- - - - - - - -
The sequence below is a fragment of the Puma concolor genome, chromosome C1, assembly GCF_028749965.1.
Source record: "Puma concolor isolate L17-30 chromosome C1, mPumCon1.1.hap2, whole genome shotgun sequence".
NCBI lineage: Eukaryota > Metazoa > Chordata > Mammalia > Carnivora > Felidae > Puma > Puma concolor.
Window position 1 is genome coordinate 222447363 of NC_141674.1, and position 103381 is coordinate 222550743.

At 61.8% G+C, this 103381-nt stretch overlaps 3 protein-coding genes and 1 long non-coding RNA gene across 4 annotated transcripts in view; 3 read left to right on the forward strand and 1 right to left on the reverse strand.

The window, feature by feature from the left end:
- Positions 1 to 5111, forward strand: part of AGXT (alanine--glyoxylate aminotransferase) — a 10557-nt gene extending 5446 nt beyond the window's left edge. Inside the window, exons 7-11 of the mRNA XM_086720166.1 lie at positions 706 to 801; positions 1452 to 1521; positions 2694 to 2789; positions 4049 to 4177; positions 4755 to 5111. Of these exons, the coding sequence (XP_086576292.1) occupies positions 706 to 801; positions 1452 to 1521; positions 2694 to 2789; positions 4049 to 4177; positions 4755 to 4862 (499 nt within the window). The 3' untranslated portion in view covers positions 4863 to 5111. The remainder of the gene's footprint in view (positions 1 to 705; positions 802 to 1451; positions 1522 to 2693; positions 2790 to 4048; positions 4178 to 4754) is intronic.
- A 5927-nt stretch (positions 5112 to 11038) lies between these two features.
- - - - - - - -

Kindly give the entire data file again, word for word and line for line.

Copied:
The sequence below is a fragment of the Puma concolor genome, chromosome C1, assembly GCF_028749965.1.
Source record: "Puma concolor isolate L17-30 chromosome C1, mPumCon1.1.hap2, whole genome shotgun sequence".
NCBI lineage: Eukaryota > Metazoa > Chordata > Mammalia > Carnivora > Felidae > Puma > Puma concolor.
Window position 1 is genome coordinate 222447363 of NC_141674.1, and position 103381 is coordinate 222550743.

At 61.8% G+C, this 103381-nt stretch overlaps 3 protein-coding genes and 1 long non-coding RNA gene across 4 annotated transcripts in view; 3 read left to right on the forward strand and 1 right to left on the reverse strand.

The window, feature by feature from the left end:
- Positions 1 to 5111, forward strand: part of AGXT (alanine--glyoxylate aminotransferase) — a 10557-nt gene extending 5446 nt beyond the window's left edge. Inside the window, exons 7-11 of the mRNA XM_086720166.1 lie at positions 706 to 801; positions 1452 to 1521; positions 2694 to 2789; positions 4049 to 4177; positions 4755 to 5111. Of these exons, the coding sequence (XP_086576292.1) occupies positions 706 to 801; positions 1452 to 1521; positions 2694 to 2789; positions 4049 to 4177; positions 4755 to 4862 (499 nt within the window). The 3' untranslated portion in view covers positions 4863 to 5111. The remainder of the gene's footprint in view (positions 1 to 705; positions 802 to 1451; positions 1522 to 2693; positions 2790 to 4048; positions 4178 to 4754) is intronic.
- A 5927-nt stretch (positions 5112 to 11038) lies between these two features.